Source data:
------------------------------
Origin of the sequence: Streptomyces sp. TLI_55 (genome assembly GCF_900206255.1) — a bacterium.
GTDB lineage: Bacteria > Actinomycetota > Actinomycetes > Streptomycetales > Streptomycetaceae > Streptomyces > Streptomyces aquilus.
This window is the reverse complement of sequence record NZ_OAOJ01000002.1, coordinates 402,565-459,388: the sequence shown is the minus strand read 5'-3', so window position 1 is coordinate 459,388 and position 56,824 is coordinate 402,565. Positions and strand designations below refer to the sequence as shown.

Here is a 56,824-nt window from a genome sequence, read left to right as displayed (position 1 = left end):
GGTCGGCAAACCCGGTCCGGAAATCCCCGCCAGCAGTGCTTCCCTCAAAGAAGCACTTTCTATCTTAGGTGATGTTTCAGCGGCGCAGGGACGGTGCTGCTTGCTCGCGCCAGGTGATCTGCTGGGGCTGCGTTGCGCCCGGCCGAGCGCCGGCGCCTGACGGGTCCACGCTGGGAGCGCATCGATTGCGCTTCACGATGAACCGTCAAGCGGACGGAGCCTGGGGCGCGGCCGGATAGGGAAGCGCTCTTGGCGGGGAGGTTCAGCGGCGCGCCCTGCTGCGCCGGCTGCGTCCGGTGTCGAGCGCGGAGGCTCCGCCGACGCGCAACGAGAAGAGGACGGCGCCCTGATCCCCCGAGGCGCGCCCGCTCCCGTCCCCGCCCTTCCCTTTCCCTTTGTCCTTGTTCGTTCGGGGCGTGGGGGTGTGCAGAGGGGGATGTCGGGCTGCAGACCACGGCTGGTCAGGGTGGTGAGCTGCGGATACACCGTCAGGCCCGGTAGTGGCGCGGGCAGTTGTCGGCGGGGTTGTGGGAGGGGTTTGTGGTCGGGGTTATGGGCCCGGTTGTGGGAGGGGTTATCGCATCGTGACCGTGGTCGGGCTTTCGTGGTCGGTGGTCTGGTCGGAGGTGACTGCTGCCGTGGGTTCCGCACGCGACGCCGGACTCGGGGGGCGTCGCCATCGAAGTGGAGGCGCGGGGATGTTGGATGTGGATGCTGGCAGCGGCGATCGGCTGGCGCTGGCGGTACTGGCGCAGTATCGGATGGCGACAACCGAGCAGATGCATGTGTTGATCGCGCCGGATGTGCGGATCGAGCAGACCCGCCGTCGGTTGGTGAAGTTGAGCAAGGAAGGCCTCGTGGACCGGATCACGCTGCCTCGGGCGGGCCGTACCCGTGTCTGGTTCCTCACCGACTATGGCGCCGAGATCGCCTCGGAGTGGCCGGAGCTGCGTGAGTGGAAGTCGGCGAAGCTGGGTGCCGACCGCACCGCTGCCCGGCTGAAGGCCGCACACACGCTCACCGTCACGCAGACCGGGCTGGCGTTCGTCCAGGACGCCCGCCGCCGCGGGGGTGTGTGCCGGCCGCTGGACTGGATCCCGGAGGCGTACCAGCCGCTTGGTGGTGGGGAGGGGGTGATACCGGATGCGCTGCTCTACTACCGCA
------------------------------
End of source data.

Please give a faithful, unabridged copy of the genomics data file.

Origin of the sequence: Streptomyces sp. TLI_55 (genome assembly GCF_900206255.1) — a bacterium.
GTDB lineage: Bacteria > Actinomycetota > Actinomycetes > Streptomycetales > Streptomycetaceae > Streptomyces > Streptomyces aquilus.
This window is the reverse complement of sequence record NZ_OAOJ01000002.1, coordinates 402,565-459,388: the sequence shown is the minus strand read 5'-3', so window position 1 is coordinate 459,388 and position 56,824 is coordinate 402,565. Positions and strand designations below refer to the sequence as shown.

Here is a 56,824-nt window from a genome sequence, read left to right as displayed (position 1 = left end):
GGTCGGCAAACCCGGTCCGGAAATCCCCGCCAGCAGTGCTTCCCTCAAAGAAGCACTTTCTATCTTAGGTGATGTTTCAGCGGCGCAGGGACGGTGCTGCTTGCTCGCGCCAGGTGATCTGCTGGGGCTGCGTTGCGCCCGGCCGAGCGCCGGCGCCTGACGGGTCCACGCTGGGAGCGCATCGATTGCGCTTCACGATGAACCGTCAAGCGGACGGAGCCTGGGGCGCGGCCGGATAGGGAAGCGCTCTTGGCGGGGAGGTTCAGCGGCGCGCCCTGCTGCGCCGGCTGCGTCCGGTGTCGAGCGCGGAGGCTCCGCCGACGCGCAACGAGAAGAGGACGGCGCCCTGATCCCCCGAGGCGCGCCCGCTCCCGTCCCCGCCCTTCCCTTTCCCTTTGTCCTTGTTCGTTCGGGGCGTGGGGGTGTGCAGAGGGGGATGTCGGGCTGCAGACCACGGCTGGTCAGGGTGGTGAGCTGCGGATACACCGTCAGGCCCGGTAGTGGCGCGGGCAGTTGTCGGCGGGGTTGTGGGAGGGGTTTGTGGTCGGGGTTATGGGCCCGGTTGTGGGAGGGGTTATCGCATCGTGACCGTGGTCGGGCTTTCGTGGTCGGTGGTCTGGTCGGAGGTGACTGCTGCCGTGGGTTCCGCACGCGACGCCGGACTCGGGGGGCGTCGCCATCGAAGTGGAGGCGCGGGGATGTTGGATGTGGATGCTGGCAGCGGCGATCGGCTGGCGCTGGCGGTACTGGCGCAGTATCGGATGGCGACAACCGAGCAGATGCATGTGTTGATCGCGCCGGATGTGCGGATCGAGCAGACCCGCCGTCGGTTGGTGAAGTTGAGCAAGGAAGGCCTCGTGGACCGGATCACGCTGCCTCGGGCGGGCCGTACCCGTGTCTGGTTCCTCACCGACTATGGCGCCGAGATCGCCTCGGAGTGGCCGGAGCTGCGTGAGTGGAAGTCGGCGAAGCTGGGTGCCGACCGCACCGCTGCCCGGCTGAAGGCCGCACACACGCTCACCGTCACGCAGACCGGGCTGGCGTTCGTCCAGGACGCCCGCCGCCGCGGGGGTGTGTGCCGGCCGCTGGACTGGATCCCGGAGGCGTACCAGCCGCTTGGTGGTGGGGAGGGGGTGATACCGGATGCGCTGCTCTACTACCGCA